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OUTDOORS PETE THOMAS

Cabo Pulmo Is a Pearl in Sea of Cortez

July 05, 2002|PETE THOMAS

LOS BARILLES, Mexico — There's a sprawling blue bay about 20 miles south of this small Baja California town, a haven for colorful creatures both wild and wonderful.

Tourists from as far north as La Paz and as far south as Cabo San Lucas are brought there to swim among the creatures and to marvel at what a little protection can do for an ecosystem.

On a recent boat trip to Cabo Pulmo National Marine Park, with Mark Rayor of Vista Sea Sport (www.vistaseasport.com) in nearby Buena Vista, a group of divers took the backward plunge over the rail and followed the sun's rays down, only to find that rays of a different sort were following them.

They were bat rays, about 10 of them, shy but curious, hovering in the distant haze like alien space vessels suspended in flight. They watched the bubble-blowing intruders for only a few moments, then turned as one and, with a few flaps of their wing-like fins, blended back into their shadowy surroundings.

The divers continued downward to about 45 feet, to a coral floor teeming with reef fish and harboring dozens of green morays, holed up in their classic ambush position, champing at water as they waited for something more substantial to pass.

Most amazing, though, were giant groupers, some measuring five feet and weighing more than 200 pounds. They were encountered at almost every turn, poised almost motionless just above the reef, pointed in various directions as if on sentry duty, which, in a way, they were.

After the dive, Rayor and John Ireland, owner of Rancho Leonero Resort (www.rancholeonero.com), explained that these magnificent behemoths, so powerful and yet so vulnerable to fishing pressure, had all but disappeared before the establishment of the reserve in 1995, an area 10 miles long and extending three miles out where neither commercial fishing nor sportfishing is allowed.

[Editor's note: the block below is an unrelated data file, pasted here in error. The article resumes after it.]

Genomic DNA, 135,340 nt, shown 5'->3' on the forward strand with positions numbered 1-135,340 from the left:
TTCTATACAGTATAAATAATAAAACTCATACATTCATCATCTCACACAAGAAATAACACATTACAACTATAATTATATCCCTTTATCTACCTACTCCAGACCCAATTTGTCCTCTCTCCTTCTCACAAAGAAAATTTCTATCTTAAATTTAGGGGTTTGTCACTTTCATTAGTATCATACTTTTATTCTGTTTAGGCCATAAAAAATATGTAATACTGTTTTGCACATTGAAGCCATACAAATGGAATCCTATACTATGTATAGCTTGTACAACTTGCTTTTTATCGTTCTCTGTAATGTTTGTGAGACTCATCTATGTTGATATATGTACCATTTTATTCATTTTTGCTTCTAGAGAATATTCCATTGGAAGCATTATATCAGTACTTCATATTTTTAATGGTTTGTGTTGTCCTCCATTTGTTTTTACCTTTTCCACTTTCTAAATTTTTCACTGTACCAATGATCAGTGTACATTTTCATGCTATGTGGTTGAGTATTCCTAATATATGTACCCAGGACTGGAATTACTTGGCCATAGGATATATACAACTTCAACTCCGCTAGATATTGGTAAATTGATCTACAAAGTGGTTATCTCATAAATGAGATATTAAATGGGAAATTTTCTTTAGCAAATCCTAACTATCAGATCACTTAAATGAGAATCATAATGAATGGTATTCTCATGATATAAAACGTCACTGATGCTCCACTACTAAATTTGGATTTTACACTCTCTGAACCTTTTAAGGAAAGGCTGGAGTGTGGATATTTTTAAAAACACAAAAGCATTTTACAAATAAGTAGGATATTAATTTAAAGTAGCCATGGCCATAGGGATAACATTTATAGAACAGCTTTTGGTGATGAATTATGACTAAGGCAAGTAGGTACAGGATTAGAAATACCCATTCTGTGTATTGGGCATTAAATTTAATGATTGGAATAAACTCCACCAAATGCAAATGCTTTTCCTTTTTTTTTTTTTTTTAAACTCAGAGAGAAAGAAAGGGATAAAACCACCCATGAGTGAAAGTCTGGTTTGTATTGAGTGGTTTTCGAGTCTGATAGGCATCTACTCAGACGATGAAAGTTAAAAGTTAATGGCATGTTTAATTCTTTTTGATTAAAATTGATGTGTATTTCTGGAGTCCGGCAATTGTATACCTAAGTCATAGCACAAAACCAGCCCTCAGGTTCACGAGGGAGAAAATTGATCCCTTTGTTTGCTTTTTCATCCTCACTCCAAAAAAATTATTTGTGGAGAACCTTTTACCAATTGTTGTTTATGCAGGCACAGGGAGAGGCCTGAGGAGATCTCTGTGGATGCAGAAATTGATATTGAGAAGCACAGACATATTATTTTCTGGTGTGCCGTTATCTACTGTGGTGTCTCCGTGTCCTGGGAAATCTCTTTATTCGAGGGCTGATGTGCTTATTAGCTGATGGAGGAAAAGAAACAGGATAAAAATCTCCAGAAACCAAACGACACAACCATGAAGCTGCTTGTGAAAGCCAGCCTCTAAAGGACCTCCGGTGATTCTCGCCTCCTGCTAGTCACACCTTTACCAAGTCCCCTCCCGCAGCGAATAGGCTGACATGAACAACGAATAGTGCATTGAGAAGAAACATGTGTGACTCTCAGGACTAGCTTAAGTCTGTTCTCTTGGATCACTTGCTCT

Now the groupers are back, as are many other species of fish that have taken up residence in the reserve, which features nearly a dozen dive sites and boasts visibility ranging from 30 to 80 feet.

Even more remarkable than the comeback of the groupers, Rayor said, is the seasonal presence of hammerhead sharks.

"We never used to see them, and now we're seeing more and more. In fact, they're starting to become predictable," he said.

This at a time when sightings of schooling sharks at other Sea of Cortez dive sites, such as El Bajo to the north and Gordo Banks to the south, are occurring less frequently. Sharks are among many embattled sea creatures in the Sea of Cortez, victims of overfishing and the indiscriminate nature of gillnets and long-line gear.

"It used to be that Cabo Pulmo was not any more special than any of the other dive sites we go to because there were fish everywhere," Rayor said. "But that's not the case anymore. Cabo Pulmo has become the main event."

*

Cabo Pulmo National Marine Park is home to the only living coral reef in the Sea of Cortez and the only substantial living reef on the west coast of North America. As such, it is a special place worthy of protection.

Mexico deserves credit for recognizing this. But the local hotel owners, their captains and crews, and the dive community, deserve as much credit for helping to make the marine park flourish instead of founder, as one up the gulf in Loreto seems to be doing.

Those on the fishing boats and dive boats are the watchdogs and caretakers.

"I've personally pulled up nets and turned them in to authorities," Ireland said. "I've done it before and will do it again."

Somewhat surprisingly, local sportfishing leaders, although they squawked initially, have accepted the idea of a no-take zone in their midst. Some even believe it has proved beneficial to the surrounding fishery.

Now they are among the driving forces behind a mounting push to ban gillnets, as was the case 10 years ago in California, when a drive organized largely by sportfishermen led to an initiative that ultimately led to the banning of gillnets in coastal and island waters.

This kind of conservation ethic, not something for which Mexico has been known, is particularly evident in the East Cape, a region spanning about 50 miles from Los Frailies at Cabo Pulmo's southern edge to El Cardonal, just north of Los Barriles.

Last spring, in response to a public outcry over the deaths of three whales, whose net-mangled bodies had washed ashore, Mexico's department of fisheries outlawed gillnets in East Cape waters.

"Now the whole area is kind of like a marine park, and whoever tries to do something illegal is in deep [trouble]," said Bobby Van Wormer Jr., secretary of tourism for the state of Baja California Sur. "If any citizens witness any poaching, all they have to do is find a couple of policemen with pistols and they'll stop the boat doing the damage and get an inspector from Cabo [San Lucas] or La Paz and they'll confiscate the boat."

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